Sign In | Create an Account | Welcome, . My Account | Logout | Subscribe | Submit News | Facebook | Twitter | Home RSS

What’s going on at Emmet County Extension?

December 12, 2014
by Britney Rosburg - ISU Extension Program Educator , Estherville News

This month's column was written in collaboration by Brenda Schmitt, Human Sciences Extension and Outreach Family Finance Specialist and by Nancy Clark, ISU Extension Nutrition and Health Specialist.

A little advanced planning goes a long way towards adding cheer instead of stress to the holidays, according to two human sciences specialists with Iowa State University Extension and Outreach. "Every day we answer the 'what's for dinner' question and during the holidays, with extra guests and more complicated menus, serving up the answer can be very stressful. But it doesn't need to be," said Nancy Clark, human sciences specialist in nutrition and health.

Clark recommends planning and writing down menus for the next several weeks, making a shopping list and buying items when they are on sale. Planning and shopping ahead makes it possible to prepare nutritious meals at home and save the cost of eating out.

"Many soups, stews, casseroles and meat entrees can be prepared, conveniently packaged for freezer storage and later reheated," said Clark. "Spending time with family becomes more important than spending time in the kitchen during the holidays and a nice variety of foods prepared ahead of time and ready to eat makes that possible."

Healthy Meals in a Hurry publications from ISU Extension and Outreach are filled with tips and recipes for stocking the freezer with ready-to-eat main dishes. For additional tips on managing holiday meals follow the ISU Extension and Outreach blogs Spend Smart. Eat Smart. and Answerline, written by ISU Extension and Outreach specialists. Blogs are listed at

Easing the financial strain of the holidays

Goals, lists and reinforcement should all be part of advanced planning when it comes to spending during the holiday season, according to Brenda Schmitt, human sciences specialist in family finance with ISU Extension and Outreach. Schmitt recommends setting shopping goals and making lists. This not only helps the shopper manage spending, but family members better understand priorities of the season.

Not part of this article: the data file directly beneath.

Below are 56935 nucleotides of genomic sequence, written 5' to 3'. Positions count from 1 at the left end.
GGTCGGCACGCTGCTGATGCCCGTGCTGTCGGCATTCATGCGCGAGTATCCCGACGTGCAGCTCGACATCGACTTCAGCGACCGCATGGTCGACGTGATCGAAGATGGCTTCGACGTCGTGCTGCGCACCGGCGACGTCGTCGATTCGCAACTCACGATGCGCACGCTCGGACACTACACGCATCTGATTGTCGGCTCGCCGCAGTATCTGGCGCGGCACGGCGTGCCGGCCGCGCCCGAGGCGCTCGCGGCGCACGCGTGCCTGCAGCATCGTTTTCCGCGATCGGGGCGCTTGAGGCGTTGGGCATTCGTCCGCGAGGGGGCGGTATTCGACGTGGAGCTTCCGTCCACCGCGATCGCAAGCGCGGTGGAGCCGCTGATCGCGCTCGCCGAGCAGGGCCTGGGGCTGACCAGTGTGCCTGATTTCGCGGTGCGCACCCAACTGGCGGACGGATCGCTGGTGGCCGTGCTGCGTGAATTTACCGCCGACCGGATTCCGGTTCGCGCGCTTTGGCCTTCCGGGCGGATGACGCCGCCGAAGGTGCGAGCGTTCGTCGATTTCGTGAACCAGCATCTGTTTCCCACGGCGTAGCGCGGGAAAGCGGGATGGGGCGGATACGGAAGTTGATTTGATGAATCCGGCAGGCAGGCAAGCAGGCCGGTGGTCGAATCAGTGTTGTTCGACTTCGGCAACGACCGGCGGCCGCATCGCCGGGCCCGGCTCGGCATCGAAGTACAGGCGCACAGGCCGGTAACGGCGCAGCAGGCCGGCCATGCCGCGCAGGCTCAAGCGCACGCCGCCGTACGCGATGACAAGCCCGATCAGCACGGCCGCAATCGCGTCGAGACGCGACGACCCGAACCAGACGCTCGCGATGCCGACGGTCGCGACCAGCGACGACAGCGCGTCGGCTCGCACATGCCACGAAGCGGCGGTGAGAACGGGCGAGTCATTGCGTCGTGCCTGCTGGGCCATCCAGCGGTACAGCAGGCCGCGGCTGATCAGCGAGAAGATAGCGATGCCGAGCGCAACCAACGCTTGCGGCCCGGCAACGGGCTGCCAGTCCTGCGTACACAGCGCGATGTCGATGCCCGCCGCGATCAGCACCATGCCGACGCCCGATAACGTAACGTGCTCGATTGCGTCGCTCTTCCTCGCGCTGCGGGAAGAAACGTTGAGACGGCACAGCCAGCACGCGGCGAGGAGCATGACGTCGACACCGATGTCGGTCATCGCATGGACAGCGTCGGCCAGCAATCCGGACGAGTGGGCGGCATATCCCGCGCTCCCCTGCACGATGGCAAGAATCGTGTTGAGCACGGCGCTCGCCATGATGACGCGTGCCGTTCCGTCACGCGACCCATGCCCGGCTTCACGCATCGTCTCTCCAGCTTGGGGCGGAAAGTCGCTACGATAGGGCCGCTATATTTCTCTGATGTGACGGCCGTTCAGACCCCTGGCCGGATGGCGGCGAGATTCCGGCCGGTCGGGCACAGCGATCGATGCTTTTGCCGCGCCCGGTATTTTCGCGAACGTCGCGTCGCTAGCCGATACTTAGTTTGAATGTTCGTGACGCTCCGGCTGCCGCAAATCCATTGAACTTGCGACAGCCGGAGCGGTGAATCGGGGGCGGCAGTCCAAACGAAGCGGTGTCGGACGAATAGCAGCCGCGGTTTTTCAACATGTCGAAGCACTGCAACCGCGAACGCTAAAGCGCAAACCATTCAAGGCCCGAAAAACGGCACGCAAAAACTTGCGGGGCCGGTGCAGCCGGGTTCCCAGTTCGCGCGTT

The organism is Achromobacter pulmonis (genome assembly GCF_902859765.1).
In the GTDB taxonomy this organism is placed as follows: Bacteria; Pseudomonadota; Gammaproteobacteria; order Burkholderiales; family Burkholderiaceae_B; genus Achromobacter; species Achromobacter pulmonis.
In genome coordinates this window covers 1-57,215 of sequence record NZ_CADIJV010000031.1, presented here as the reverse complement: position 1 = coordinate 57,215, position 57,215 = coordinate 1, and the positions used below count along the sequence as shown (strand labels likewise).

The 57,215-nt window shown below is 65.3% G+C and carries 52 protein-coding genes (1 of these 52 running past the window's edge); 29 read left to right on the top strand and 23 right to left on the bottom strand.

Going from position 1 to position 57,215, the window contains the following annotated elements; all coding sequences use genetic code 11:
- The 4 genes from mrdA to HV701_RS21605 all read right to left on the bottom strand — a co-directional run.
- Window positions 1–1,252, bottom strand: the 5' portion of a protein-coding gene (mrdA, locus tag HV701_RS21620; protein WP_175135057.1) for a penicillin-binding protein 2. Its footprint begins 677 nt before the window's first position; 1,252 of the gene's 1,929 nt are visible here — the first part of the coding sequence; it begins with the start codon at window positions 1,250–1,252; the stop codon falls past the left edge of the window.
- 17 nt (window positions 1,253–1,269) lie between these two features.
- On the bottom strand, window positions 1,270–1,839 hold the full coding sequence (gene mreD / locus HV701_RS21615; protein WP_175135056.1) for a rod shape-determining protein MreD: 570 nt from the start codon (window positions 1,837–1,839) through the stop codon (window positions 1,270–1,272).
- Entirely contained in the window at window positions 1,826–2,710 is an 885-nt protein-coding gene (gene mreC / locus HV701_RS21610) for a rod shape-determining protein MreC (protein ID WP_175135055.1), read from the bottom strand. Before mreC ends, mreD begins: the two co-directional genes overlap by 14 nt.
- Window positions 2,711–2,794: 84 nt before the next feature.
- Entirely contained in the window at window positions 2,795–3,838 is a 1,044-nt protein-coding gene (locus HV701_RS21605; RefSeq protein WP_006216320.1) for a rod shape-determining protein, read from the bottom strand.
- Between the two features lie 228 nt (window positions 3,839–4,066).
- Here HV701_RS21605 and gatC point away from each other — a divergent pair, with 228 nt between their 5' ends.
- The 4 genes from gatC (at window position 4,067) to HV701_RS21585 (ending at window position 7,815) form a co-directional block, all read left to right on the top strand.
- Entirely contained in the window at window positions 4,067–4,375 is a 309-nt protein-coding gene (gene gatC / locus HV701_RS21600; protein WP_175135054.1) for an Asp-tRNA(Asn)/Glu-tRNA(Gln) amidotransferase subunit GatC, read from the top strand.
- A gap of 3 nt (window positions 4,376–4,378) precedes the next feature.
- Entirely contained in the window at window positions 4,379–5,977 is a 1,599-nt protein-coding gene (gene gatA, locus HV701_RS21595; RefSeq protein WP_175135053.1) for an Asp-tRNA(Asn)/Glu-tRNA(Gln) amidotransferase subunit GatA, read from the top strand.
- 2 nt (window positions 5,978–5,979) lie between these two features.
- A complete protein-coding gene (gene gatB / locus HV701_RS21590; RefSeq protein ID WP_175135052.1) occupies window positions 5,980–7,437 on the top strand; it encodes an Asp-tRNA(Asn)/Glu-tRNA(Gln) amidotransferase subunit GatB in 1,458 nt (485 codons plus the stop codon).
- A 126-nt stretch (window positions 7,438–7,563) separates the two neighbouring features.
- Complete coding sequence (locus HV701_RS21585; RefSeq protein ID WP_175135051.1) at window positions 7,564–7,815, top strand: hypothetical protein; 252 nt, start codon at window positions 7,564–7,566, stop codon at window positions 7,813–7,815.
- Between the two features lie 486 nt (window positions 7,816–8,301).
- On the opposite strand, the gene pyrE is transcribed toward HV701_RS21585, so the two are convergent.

"Time and money are valuable resources during the holiday season," said Schmitt. "If finances are tight this year, don't try to hold yourself to expectations from previous years allow yourself to make changes. Instead of spending beyond your means, make memories by spending time together and starting new holiday traditions. Be happy with what you do have, not focused on what is missing."

Human science specialists in family finance offer these tips for managing time and money during the holidays:

n Plan ahead and don't wait until the last minutes to do shopping and decorating.

n Make a to-do list. When things are written down they become important. Cross them off the list once they are done, and find a sense of accomplishment.

n Try "chunking" by breaking down the big task into smaller ones.

n Set goals, prioritize and do what is most important on your list.

n Set up for success if using credit cards is a weakness, tape shopping goals to the card as a reminder; if the shopping network is a weakness, tape goals to the TV remote; or use the buddy system if there is someone in the family that is less tempted to overspend, and put him or her in control of the dollars.

n Involve family members put them in charge of sending out holiday notes, decorating, cooking prep work and cleaning.

n Eliminate trivial tasks make sure the tasks count.

n Gift wrapping: when you purchase the gift, have the store wrap the gift.

For additional holiday spending tips follow the family finance specialists in their blog MoneyTip$ at:

Managing post-holiday stressors

Some people may feel it's too late to "plan ahead" this holiday season and find that shopping and food preparation are already out of hand. Clark and Schmitt say it's never too late to make positive changes.

"Small steps taken today lead to big rewards down the road," said Schmitt. "The future you enjoy in later life is built on the decisions you make today." Schmitt and Clark are offering the online educational series "New Year New You" in January as part of the Retirement: Secure Your Future effort. For more details about this program visit: .



I am looking for:
News, Blogs & Events Web